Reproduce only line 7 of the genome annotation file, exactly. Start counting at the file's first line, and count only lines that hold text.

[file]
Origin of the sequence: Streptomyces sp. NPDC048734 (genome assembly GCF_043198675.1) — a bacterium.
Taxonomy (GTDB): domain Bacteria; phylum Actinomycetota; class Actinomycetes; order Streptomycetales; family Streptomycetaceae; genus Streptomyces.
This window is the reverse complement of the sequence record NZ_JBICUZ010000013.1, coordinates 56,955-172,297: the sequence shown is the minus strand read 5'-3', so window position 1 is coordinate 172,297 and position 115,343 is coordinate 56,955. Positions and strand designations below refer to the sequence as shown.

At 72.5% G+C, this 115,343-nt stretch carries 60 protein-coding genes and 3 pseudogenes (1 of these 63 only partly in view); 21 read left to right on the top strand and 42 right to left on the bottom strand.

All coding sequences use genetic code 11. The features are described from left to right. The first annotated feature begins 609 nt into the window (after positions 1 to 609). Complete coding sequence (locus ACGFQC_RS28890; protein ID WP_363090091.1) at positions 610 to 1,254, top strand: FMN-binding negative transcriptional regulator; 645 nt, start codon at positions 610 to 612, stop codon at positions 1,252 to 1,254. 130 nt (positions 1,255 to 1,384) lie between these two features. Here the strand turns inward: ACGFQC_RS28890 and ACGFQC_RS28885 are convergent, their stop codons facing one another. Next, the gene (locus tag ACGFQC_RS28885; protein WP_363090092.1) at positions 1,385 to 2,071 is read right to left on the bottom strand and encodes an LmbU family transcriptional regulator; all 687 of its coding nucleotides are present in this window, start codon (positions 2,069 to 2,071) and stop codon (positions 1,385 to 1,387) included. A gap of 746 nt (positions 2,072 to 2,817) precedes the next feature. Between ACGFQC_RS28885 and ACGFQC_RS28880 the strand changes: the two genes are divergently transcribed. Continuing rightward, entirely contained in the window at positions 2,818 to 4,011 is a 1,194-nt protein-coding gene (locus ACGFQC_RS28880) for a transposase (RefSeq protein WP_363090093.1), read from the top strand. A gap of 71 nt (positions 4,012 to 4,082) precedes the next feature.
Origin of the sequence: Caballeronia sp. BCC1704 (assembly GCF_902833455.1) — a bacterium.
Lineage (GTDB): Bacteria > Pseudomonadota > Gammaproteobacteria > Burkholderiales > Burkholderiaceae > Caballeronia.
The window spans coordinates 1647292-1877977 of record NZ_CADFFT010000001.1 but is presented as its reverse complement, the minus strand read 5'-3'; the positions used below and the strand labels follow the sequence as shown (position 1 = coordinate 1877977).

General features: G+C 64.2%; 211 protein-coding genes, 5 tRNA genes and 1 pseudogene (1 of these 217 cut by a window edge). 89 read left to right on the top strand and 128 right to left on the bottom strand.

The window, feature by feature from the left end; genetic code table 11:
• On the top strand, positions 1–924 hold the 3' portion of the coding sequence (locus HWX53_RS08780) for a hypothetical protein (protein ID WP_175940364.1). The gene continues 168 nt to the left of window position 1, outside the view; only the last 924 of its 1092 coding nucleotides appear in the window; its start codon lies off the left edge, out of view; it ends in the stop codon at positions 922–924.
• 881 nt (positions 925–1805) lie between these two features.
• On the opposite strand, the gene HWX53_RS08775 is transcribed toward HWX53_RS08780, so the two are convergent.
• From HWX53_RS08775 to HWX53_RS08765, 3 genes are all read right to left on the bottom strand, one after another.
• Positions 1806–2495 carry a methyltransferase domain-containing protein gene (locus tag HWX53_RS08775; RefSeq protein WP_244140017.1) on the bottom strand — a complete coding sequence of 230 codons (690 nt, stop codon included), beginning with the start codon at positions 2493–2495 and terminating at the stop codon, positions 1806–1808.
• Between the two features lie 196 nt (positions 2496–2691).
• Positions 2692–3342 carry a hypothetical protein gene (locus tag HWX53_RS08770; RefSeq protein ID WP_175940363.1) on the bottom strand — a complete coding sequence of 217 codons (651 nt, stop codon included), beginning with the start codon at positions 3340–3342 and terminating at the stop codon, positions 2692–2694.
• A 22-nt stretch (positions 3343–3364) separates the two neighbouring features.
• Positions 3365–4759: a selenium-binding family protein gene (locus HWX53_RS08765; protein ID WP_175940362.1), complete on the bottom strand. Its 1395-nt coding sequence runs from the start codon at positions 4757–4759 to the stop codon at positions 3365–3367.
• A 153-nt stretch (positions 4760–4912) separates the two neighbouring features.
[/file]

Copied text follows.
Lineage (GTDB): Bacteria > Pseudomonadota > Gammaproteobacteria > Burkholderiales > Burkholderiaceae > Caballeronia.